The paper will discuss the simulation process and program functions in detail. High-level flow charts along with pseudo code and tables, will explain the program components. An example simulation will then be presented to illustrate the simulation process. A few different scenarios based on customized settings in the submenus will be presented along with summaries. Applicable uses, enhancements, and other possible program functions will be discussed. Lastly, some concluding remarks will summarize the project work. Appendices contain all applicable code.
To run the Power Sim Investment program correctly the following are required:
• MATLAB Student Version v13 or greater (developed on v14)
• Optimization Toolbox
• Computer running at least 512 MB RAM (1 GB recommended)
To install the program, create a directory in your MATLAB workspace directory called “PowerSimInvestor”. Copy and paste the project files to this directory. Open the MATLAB program and set a path to the “PowerSimInvestor” folder.
On the command prompt type “mainmenu”
If MATLAB fails to recognize this command, you need to review installation and documentation for further assistance.
Time in the simulation is based on the number of planning years. For example, if the user decides to plan for 5 years, the program will allow five decision years. For each decision year, an optimal power flow is executed and prices determined. Each planning year gives the user two options: invest or continue to the next planning year (do not invest). If the user decides to invest, a generator unit will be added to the system and analyzed like any other generator in the system with respect to least cost optimal dispatch. The investment will take effect at the start of the next planning period. The investor will then be able to see the effective dispatch and annual profits of the generator. A least cost optimal power flow will be in effect for one planning period. Furthermore, the user should also notice that the load in the system increases during the next planning period. Figure 1 highlights an overview of the time decisions from start to the end of the planning period (N).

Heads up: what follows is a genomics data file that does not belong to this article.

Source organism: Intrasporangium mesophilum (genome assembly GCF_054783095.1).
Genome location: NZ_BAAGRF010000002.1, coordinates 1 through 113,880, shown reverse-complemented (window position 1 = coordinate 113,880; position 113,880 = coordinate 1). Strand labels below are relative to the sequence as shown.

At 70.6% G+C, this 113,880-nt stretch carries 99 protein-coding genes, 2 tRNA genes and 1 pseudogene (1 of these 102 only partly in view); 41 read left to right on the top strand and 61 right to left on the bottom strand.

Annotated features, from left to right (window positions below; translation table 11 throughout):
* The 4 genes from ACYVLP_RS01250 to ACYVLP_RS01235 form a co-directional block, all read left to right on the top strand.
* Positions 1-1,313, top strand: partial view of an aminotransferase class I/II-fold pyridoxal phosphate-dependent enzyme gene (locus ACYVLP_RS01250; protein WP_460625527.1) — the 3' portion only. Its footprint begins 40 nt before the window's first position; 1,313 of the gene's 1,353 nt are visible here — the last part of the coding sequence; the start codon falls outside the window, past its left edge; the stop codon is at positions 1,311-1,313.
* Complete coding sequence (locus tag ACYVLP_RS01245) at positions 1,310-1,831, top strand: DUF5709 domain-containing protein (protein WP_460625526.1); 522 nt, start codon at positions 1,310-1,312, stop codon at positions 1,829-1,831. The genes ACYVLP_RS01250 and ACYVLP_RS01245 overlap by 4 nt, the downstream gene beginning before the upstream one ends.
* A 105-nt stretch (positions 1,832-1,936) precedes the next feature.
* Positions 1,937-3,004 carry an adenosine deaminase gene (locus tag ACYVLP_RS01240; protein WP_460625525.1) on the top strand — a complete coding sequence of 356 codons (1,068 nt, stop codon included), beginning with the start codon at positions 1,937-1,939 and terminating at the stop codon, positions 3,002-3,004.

The first period starts at t=0 in the year 2006 of the planning period and will plan for the 2006 year. Figure 2 illustrates a high-level organization of what happens before the user is given a menu of options (before period begins) and what options are available (during time period). In order to advance to the next planning year (2007), the user must either invest or choose to not to invest in new generation.
During the next period, the current market price will be the forecast price for this period from the previous period. New generation will be added to the model if the user invested in the last period or if a competitor invested. The forecasted load at each bus for this time period from the previous period will be added to the system model. Another unit decommitment optimal power flow will determine which generators in the system are committed and at how much generation. Additional forecasts in load and prices will occur but for N-1 periods where N is the number of planning years remaining. Contingency analysis will use the current system model and dispatch as basis to gauge security. Profits for each of the generator will be determined for the current planning year based on the current price and the current year’s least cost optimal dispatch. The user will have the same options as the last period and will be able to proceed to the next time simulation.
Player Settings Change MenuThe game officially has two types of players: a coal company investor (default) and a gas company investor. The player settings can only be changed at the beginning of the simulation at the “Change Settings” submenu. The player variable only has affect on the cost of the investment and cost to run the plant if it is dispatched. Table 1 below summarizes the generation unit types for a five-year planning period.
Pictures of the Screen Play
My Solution Code
You can view and download the GitHub repository here.
You can also download a zip archive of the project code here.
You can view and download the full report with explanation of the project, algorithms, and strategy here.
You can also view and download a short power point presentation here.